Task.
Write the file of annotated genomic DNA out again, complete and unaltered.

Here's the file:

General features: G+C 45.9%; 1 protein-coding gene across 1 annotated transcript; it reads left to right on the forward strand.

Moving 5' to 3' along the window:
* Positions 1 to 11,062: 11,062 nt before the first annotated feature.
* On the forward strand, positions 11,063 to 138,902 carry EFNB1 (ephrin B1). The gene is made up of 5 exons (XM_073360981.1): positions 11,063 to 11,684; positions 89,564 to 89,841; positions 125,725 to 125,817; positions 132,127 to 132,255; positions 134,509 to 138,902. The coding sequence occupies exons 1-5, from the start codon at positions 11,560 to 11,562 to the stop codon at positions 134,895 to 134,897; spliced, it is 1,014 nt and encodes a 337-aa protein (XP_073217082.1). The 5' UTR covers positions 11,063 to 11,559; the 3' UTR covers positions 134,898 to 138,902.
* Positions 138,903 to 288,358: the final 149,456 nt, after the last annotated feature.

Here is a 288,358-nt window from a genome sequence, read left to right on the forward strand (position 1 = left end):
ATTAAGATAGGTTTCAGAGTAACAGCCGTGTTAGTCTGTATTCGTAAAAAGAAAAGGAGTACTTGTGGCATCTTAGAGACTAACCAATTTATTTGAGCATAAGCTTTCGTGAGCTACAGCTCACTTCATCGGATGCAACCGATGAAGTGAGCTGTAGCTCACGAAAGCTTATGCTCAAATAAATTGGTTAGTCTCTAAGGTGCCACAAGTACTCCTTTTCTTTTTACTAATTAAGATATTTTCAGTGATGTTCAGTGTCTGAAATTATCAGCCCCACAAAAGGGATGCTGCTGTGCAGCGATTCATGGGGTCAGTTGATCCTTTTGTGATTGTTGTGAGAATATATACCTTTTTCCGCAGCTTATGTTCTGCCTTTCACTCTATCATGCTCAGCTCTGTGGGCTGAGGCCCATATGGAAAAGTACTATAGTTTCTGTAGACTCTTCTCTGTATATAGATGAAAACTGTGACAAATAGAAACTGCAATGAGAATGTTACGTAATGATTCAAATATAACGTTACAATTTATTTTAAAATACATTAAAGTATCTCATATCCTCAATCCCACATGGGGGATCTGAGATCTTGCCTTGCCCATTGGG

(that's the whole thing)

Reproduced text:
General features: G+C 45.9%; 1 protein-coding gene across 1 annotated transcript; it reads left to right on the forward strand.

Moving 5' to 3' along the window:
* Positions 1 to 11,062: 11,062 nt before the first annotated feature.
* On the forward strand, positions 11,063 to 138,902 carry EFNB1 (ephrin B1). The gene is made up of 5 exons (XM_073360981.1): positions 11,063 to 11,684; positions 89,564 to 89,841; positions 125,725 to 125,817; positions 132,127 to 132,255; positions 134,509 to 138,902. The coding sequence occupies exons 1-5, from the start codon at positions 11,560 to 11,562 to the stop codon at positions 134,895 to 134,897; spliced, it is 1,014 nt and encodes a 337-aa protein (XP_073217082.1). The 5' UTR covers positions 11,063 to 11,559; the 3' UTR covers positions 134,898 to 138,902.
* Positions 138,903 to 288,358: the final 149,456 nt, after the last annotated feature.

Here is a 288,358-nt window from a genome sequence, read left to right on the forward strand (position 1 = left end):
ATTAAGATAGGTTTCAGAGTAACAGCCGTGTTAGTCTGTATTCGTAAAAAGAAAAGGAGTACTTGTGGCATCTTAGAGACTAACCAATTTATTTGAGCATAAGCTTTCGTGAGCTACAGCTCACTTCATCGGATGCAACCGATGAAGTGAGCTGTAGCTCACGAAAGCTTATGCTCAAATAAATTGGTTAGTCTCTAAGGTGCCACAAGTACTCCTTTTCTTTTTACTAATTAAGATATTTTCAGTGATGTTCAGTGTCTGAAATTATCAGCCCCACAAAAGGGATGCTGCTGTGCAGCGATTCATGGGGTCAGTTGATCCTTTTGTGATTGTTGTGAGAATATATACCTTTTTCCGCAGCTTATGTTCTGCCTTTCACTCTATCATGCTCAGCTCTGTGGGCTGAGGCCCATATGGAAAAGTACTATAGTTTCTGTAGACTCTTCTCTGTATATAGATGAAAACTGTGACAAATAGAAACTGCAATGAGAATGTTACGTAATGATTCAAATATAACGTTACAATTTATTTTAAAATACATTAAAGTATCTCATATCCTCAATCCCACATGGGGGATCTGAGATCTTGCCTTGCCCATTGGG